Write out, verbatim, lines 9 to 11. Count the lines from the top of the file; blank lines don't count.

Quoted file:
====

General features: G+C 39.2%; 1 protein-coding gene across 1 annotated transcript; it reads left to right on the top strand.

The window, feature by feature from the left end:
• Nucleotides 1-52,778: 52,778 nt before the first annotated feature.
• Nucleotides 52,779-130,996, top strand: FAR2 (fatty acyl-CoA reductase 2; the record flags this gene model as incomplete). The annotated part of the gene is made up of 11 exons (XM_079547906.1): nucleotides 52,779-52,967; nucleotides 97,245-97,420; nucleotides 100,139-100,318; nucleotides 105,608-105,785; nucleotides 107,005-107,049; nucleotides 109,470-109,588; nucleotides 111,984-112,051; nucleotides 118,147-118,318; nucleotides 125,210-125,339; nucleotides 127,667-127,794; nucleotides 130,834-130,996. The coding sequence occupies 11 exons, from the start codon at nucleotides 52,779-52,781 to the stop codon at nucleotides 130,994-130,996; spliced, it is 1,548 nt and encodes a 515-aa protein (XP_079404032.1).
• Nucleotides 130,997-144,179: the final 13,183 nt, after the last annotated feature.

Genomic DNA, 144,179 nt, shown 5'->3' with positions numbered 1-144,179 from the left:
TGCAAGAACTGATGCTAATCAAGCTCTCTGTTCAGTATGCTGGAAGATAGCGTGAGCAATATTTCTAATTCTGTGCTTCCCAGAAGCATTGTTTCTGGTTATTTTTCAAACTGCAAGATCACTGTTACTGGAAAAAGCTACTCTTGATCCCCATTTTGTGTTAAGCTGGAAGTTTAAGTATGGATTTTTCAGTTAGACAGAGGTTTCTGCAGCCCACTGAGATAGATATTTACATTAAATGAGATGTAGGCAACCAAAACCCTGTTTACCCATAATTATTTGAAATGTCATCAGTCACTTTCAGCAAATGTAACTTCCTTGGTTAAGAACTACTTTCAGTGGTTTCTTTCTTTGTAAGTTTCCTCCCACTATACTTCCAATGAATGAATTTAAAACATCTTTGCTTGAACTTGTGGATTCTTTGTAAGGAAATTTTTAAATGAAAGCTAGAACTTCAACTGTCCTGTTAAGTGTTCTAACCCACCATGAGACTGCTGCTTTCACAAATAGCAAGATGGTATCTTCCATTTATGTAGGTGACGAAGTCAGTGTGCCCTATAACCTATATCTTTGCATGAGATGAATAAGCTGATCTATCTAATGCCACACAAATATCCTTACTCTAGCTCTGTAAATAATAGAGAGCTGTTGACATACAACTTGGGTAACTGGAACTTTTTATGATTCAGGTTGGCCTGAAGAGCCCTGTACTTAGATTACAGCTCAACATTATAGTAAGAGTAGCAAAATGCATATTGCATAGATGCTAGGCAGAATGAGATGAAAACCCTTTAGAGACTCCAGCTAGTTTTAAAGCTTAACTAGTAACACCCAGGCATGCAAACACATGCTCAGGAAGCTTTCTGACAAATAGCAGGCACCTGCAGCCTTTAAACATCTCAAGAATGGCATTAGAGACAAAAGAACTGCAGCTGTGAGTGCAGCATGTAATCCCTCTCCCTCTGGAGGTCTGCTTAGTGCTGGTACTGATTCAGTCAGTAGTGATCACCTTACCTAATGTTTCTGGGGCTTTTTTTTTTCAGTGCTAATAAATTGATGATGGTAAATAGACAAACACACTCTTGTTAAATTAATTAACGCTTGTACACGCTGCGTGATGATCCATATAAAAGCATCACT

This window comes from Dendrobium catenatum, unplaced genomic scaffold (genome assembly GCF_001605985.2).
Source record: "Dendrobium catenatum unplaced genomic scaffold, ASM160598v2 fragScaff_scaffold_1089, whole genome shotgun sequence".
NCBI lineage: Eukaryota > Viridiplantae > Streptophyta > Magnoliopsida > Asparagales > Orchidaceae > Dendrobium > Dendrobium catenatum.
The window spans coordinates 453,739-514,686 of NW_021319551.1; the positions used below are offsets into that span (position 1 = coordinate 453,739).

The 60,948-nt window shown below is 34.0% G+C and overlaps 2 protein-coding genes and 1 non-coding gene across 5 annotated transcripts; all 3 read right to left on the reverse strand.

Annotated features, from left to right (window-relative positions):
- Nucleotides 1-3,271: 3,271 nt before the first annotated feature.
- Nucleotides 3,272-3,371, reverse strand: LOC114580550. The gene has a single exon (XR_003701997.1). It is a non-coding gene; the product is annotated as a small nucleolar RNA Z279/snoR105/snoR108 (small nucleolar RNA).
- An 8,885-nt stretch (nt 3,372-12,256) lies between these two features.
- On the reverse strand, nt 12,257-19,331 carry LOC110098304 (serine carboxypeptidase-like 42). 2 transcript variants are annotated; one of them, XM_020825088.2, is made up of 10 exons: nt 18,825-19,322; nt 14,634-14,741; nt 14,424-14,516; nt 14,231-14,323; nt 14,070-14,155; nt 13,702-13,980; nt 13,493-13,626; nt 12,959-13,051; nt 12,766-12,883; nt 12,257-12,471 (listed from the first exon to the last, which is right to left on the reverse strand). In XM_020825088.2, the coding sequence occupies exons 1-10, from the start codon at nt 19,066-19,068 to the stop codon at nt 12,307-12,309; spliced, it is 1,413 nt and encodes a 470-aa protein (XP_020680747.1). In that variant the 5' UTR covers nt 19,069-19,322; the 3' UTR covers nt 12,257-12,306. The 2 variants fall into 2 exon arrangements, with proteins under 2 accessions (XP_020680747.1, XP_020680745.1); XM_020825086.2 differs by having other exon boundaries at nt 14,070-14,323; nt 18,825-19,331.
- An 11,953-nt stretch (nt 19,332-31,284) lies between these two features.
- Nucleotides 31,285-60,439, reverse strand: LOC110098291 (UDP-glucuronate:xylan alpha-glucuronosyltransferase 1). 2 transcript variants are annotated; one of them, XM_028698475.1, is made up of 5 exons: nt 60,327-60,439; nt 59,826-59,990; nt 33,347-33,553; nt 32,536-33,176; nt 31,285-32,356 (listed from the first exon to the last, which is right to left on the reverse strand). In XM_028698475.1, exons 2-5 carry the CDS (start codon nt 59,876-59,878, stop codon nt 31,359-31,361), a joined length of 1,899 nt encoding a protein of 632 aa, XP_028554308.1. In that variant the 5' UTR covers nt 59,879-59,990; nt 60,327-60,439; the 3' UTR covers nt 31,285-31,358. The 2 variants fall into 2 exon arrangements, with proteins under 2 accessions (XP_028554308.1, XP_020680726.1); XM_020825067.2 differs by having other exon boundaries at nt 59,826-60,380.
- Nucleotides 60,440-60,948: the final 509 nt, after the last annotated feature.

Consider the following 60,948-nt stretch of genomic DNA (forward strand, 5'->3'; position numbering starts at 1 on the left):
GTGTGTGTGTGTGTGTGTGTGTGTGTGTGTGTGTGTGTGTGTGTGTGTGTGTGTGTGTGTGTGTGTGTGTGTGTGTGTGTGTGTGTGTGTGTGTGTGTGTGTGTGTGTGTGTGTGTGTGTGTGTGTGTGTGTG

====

Source record: "Dendrobium catenatum unplaced genomic scaffold, ASM160598v2 fragScaff_scaffold_1089, whole genome shotgun sequence".
NCBI lineage: Eukaryota > Viridiplantae > Streptophyta > Magnoliopsida > Asparagales > Orchidaceae > Dendrobium > Dendrobium catenatum.
The window spans coordinates 453,739-514,686 of NW_021319551.1; the positions used below are offsets into that span (position 1 = coordinate 453,739).